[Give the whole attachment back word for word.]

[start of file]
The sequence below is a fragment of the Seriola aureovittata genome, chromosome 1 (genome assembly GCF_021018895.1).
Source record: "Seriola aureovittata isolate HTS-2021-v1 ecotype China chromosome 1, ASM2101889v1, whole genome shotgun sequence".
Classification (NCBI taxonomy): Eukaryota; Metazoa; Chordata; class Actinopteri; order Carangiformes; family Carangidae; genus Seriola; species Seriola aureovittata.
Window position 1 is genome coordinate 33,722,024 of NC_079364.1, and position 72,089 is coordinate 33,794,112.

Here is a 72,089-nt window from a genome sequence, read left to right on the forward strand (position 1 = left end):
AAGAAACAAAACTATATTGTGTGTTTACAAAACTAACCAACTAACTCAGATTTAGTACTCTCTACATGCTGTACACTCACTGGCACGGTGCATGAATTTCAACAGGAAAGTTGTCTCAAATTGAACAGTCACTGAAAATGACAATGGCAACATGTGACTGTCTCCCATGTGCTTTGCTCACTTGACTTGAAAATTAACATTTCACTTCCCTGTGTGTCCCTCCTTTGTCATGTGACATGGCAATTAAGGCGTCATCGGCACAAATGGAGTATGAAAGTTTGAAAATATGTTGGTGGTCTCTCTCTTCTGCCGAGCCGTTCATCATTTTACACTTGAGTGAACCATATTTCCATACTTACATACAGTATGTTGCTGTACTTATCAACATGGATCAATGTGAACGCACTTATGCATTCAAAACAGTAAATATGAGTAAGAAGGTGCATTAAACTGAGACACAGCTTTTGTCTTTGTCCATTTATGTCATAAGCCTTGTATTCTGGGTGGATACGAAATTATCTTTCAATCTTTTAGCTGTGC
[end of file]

The sequence below is a fragment of the Seriola aureovittata genome, chromosome 1 (genome assembly GCF_021018895.1).
Source record: "Seriola aureovittata isolate HTS-2021-v1 ecotype China chromosome 1, ASM2101889v1, whole genome shotgun sequence".
Classification (NCBI taxonomy): Eukaryota; Metazoa; Chordata; class Actinopteri; order Carangiformes; family Carangidae; genus Seriola; species Seriola aureovittata.
Window position 1 is genome coordinate 33,722,024 of NC_079364.1, and position 72,089 is coordinate 33,794,112.

Here is a 72,089-nt window from a genome sequence, read left to right on the forward strand (position 1 = left end):
AAGAAACAAAACTATATTGTGTGTTTACAAAACTAACCAACTAACTCAGATTTAGTACTCTCTACATGCTGTACACTCACTGGCACGGTGCATGAATTTCAACAGGAAAGTTGTCTCAAATTGAACAGTCACTGAAAATGACAATGGCAACATGTGACTGTCTCCCATGTGCTTTGCTCACTTGACTTGAAAATTAACATTTCACTTCCCTGTGTGTCCCTCCTTTGTCATGTGACATGGCAATTAAGGCGTCATCGGCACAAATGGAGTATGAAAGTTTGAAAATATGTTGGTGGTCTCTCTCTTCTGCCGAGCCGTTCATCATTTTACACTTGAGTGAACCATATTTCCATACTTACATACAGTATGTTGCTGTACTTATCAACATGGATCAATGTGAACGCACTTATGCATTCAAAACAGTAAATATGAGTAAGAAGGTGCATTAAACTGAGACACAGCTTTTGTCTTTGTCCATTTATGTCATAAGCCTTGTATTCTGGGTGGATACGAAATTATCTTTCAATCTTTTAGCTGTGC